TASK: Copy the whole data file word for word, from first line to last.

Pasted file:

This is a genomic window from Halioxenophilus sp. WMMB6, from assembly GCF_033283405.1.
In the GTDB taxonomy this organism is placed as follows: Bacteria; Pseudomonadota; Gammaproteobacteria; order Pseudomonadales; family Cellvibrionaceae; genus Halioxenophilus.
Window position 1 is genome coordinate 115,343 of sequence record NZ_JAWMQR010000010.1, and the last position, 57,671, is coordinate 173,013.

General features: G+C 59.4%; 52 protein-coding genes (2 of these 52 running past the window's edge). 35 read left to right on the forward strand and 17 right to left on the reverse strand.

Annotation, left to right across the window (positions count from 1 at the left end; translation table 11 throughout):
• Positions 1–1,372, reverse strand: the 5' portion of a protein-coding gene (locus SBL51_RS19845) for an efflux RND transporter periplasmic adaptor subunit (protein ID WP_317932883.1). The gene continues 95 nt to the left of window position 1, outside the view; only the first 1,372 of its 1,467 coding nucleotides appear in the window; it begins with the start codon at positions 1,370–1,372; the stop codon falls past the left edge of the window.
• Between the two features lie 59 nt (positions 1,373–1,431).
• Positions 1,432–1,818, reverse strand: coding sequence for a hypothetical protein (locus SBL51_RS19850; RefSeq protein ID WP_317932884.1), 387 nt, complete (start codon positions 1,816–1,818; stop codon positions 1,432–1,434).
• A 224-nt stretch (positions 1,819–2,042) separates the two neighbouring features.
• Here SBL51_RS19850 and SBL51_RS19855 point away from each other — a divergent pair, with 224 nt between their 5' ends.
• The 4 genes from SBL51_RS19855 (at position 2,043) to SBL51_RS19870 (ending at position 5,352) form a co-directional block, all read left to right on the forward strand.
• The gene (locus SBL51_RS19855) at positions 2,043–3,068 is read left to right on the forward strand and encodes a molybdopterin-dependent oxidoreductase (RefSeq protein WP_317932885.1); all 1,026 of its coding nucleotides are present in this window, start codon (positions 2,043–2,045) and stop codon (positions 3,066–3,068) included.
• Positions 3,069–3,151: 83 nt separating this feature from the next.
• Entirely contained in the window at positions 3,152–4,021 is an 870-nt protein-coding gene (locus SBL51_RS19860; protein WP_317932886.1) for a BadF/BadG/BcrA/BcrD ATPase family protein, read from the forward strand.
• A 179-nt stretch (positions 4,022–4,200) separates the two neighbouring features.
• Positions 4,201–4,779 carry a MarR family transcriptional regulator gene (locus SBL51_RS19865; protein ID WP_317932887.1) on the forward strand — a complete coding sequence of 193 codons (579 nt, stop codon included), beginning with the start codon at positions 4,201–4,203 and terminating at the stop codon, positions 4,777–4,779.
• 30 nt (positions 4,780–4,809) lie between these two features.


This is a genomic window from Halioxenophilus sp. WMMB6, from assembly GCF_033283405.1.
In the GTDB taxonomy this organism is placed as follows: Bacteria; Pseudomonadota; Gammaproteobacteria; order Pseudomonadales; family Cellvibrionaceae; genus Halioxenophilus.
Window position 1 is genome coordinate 115,343 of sequence record NZ_JAWMQR010000010.1, and the last position, 57,671, is coordinate 173,013.

General features: G+C 59.4%; 52 protein-coding genes (2 of these 52 running past the window's edge). 35 read left to right on the forward strand and 17 right to left on the reverse strand.

Annotation, left to right across the window (positions count from 1 at the left end; translation table 11 throughout):
• Positions 1–1,372, reverse strand: the 5' portion of a protein-coding gene (locus SBL51_RS19845) for an efflux RND transporter periplasmic adaptor subunit (protein ID WP_317932883.1). The gene continues 95 nt to the left of window position 1, outside the view; only the first 1,372 of its 1,467 coding nucleotides appear in the window; it begins with the start codon at positions 1,370–1,372; the stop codon falls past the left edge of the window.
• Between the two features lie 59 nt (positions 1,373–1,431).
• Positions 1,432–1,818, reverse strand: coding sequence for a hypothetical protein (locus SBL51_RS19850; RefSeq protein ID WP_317932884.1), 387 nt, complete (start codon positions 1,816–1,818; stop codon positions 1,432–1,434).
• A 224-nt stretch (positions 1,819–2,042) separates the two neighbouring features.
• Here SBL51_RS19850 and SBL51_RS19855 point away from each other — a divergent pair, with 224 nt between their 5' ends.
• The 4 genes from SBL51_RS19855 (at position 2,043) to SBL51_RS19870 (ending at position 5,352) form a co-directional block, all read left to right on the forward strand.
• The gene (locus SBL51_RS19855) at positions 2,043–3,068 is read left to right on the forward strand and encodes a molybdopterin-dependent oxidoreductase (RefSeq protein WP_317932885.1); all 1,026 of its coding nucleotides are present in this window, start codon (positions 2,043–2,045) and stop codon (positions 3,066–3,068) included.
• Positions 3,069–3,151: 83 nt separating this feature from the next.
• Entirely contained in the window at positions 3,152–4,021 is an 870-nt protein-coding gene (locus SBL51_RS19860; protein WP_317932886.1) for a BadF/BadG/BcrA/BcrD ATPase family protein, read from the forward strand.
• A 179-nt stretch (positions 4,022–4,200) separates the two neighbouring features.
• Positions 4,201–4,779 carry a MarR family transcriptional regulator gene (locus SBL51_RS19865; protein ID WP_317932887.1) on the forward strand — a complete coding sequence of 193 codons (579 nt, stop codon included), beginning with the start codon at positions 4,201–4,203 and terminating at the stop codon, positions 4,777–4,779.
• 30 nt (positions 4,780–4,809) lie between these two features.